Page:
The kind of refinance program Obama is pushing, however, has very little effect on the problem.  How many families looking at foreclosure to escape a $1500 mortgage are going to change their minds because it drops to $1200 or $1300… especially if long-term unemployment, Obama’s major enduring “accomplishment” as president, is the reason they’re in trouble?

The existing HARP program had far fewer applicants than anticipated, and it wasn’t because of tough loan requirements, as the Wall Street Journal explained shortly after the program began in 2009:

When the Home Affordable Refinance Program, or HARP, was rolled out in March, the Obama administration said that millions of borrowers would be able to refinance. By the end of July, just 60,000 borrowers had refinanced through the program.

Treasury officials say that the program was slowed by a plunge in mortgage rates that sparked a flood in refinance applications just as the administration rolled out the program. Thus banks were busy refinancing “run-of-the-mill” mortgage applications before moving on to HARP applications, which could be more complex to process. By then, mortgage rates had risen.

That was written in September 2009; the number of HARP borrowers has risen to about 810,000 since then, which is still far below the 5 million applicants originally hoped for.

In short, homeowners looking for a reasonable refinance plan were having no trouble finding one outside of this government program.  Perhaps the new Obama proposal would ease up on the complexity of the loan application process and win some more folks over – but did complex requirements really dissuade a lot of otherwise eligible candidates on the verge of foreclosure, who could have saved their homes by filling out some extra paperwork?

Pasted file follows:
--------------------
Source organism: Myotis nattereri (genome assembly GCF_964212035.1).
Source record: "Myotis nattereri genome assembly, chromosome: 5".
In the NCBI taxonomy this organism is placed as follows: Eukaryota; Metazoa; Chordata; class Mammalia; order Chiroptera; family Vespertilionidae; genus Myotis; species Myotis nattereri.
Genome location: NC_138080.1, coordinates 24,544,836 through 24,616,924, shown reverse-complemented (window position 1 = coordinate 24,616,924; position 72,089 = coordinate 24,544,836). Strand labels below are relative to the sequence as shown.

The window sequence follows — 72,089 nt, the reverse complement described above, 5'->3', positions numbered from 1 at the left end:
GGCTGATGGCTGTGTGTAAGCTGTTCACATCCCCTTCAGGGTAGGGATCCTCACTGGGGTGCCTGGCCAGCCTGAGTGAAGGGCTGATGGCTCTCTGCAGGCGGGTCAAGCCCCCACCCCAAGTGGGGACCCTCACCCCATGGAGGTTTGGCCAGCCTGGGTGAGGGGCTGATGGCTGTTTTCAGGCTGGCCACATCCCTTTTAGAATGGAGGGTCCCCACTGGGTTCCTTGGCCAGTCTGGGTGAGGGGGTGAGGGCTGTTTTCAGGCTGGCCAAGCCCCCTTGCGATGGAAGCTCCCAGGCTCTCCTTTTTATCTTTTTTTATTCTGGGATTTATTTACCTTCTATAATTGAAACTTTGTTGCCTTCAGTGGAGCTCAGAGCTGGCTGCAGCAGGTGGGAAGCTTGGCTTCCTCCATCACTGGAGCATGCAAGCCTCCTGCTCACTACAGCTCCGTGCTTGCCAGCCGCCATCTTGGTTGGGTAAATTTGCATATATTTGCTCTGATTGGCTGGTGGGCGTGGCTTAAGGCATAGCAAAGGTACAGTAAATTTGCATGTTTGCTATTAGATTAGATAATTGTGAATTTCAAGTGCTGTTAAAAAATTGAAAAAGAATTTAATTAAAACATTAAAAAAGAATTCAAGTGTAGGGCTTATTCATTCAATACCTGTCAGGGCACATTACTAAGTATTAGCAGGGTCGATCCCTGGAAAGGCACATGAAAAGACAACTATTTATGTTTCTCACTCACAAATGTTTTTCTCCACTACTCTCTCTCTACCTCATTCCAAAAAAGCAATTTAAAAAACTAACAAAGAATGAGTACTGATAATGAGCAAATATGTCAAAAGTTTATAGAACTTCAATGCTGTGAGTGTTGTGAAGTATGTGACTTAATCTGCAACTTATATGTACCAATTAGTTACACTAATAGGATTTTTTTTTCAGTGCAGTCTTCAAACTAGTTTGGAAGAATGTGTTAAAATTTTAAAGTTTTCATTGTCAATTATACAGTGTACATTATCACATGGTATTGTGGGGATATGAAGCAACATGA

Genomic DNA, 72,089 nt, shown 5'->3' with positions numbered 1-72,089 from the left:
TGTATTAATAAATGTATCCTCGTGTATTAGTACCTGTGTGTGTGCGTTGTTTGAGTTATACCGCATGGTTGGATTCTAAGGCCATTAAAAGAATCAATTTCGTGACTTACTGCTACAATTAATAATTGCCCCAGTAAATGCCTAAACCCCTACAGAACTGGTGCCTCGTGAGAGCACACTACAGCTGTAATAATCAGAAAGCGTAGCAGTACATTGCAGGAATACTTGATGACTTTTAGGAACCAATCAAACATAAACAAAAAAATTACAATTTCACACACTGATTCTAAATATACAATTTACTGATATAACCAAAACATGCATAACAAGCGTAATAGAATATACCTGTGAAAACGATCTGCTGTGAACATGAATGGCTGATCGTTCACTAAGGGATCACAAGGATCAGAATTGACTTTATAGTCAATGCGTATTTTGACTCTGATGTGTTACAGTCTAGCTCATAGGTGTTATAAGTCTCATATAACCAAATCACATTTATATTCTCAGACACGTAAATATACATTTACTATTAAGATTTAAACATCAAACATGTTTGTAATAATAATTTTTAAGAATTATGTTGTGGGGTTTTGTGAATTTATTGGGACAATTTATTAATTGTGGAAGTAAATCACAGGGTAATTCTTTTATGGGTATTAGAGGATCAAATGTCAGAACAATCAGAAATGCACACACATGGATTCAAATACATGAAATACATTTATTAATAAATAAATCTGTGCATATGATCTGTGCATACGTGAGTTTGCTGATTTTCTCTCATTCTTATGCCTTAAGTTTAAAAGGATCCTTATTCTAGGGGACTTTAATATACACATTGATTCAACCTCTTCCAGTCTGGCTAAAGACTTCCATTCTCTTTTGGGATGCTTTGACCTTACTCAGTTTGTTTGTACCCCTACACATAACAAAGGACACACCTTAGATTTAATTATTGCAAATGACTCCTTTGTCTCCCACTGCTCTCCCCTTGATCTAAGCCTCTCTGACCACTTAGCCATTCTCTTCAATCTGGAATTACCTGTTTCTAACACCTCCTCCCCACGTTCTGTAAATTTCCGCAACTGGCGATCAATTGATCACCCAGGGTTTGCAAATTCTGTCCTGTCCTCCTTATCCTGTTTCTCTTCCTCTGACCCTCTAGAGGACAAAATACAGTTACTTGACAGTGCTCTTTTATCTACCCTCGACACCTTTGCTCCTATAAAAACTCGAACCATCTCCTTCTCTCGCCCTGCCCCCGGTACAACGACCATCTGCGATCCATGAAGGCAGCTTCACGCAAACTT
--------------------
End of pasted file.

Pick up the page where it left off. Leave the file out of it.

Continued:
The Washington Post reports that the Congressional Budget Office made some projections for a super-HARP program, matching the Obama proposal closely but not perfectly, and the results were not overwhelming:

Here’s what the CBO predicts the results would be: About 2.9 million homeowners would take the government up on its offer, saving $7.4 billion in lower monthly payments in the first year alone. An additional 111,000 borrowers would avoid default, which would, in itself, save Fannie Mae and Freddie Mac—and hence taxpayers—$3.9 billion.

Against that, however, government investors in mortgage-backed securities—including Treasury, the Federal Reserve, Fannie, and Freddie—would lose about $4.5 billion, as loans get paid off early. So the net cost to the government would be pretty modest. Private investors in mortgage-backed securities, meanwhile— a group that includes banks, pension funds, mutual funds, etc.—would take a hit of about $13 billion to $15 billion.

So another $4.5 billion gets tacked onto the national debt that we’re not supposed to worry about until it blows up in our faces, the private bankers hated so extravagantly by the “Occupy Wall Street” crowd lose $13 to $15 billion, and a small but significant percentage of distressed mortgages are saved from foreclosure… at least temporarily. 

It’s a Band-Aid, but it’s a colorful Band-Aid that can be brandished during the aggressive new Obama 2012 campaign, in which Barack Obama runs against the demons of Wall Street, the institutionally unpopular Congress, and whoever that guy living in the White House from 2009 to 2011 was.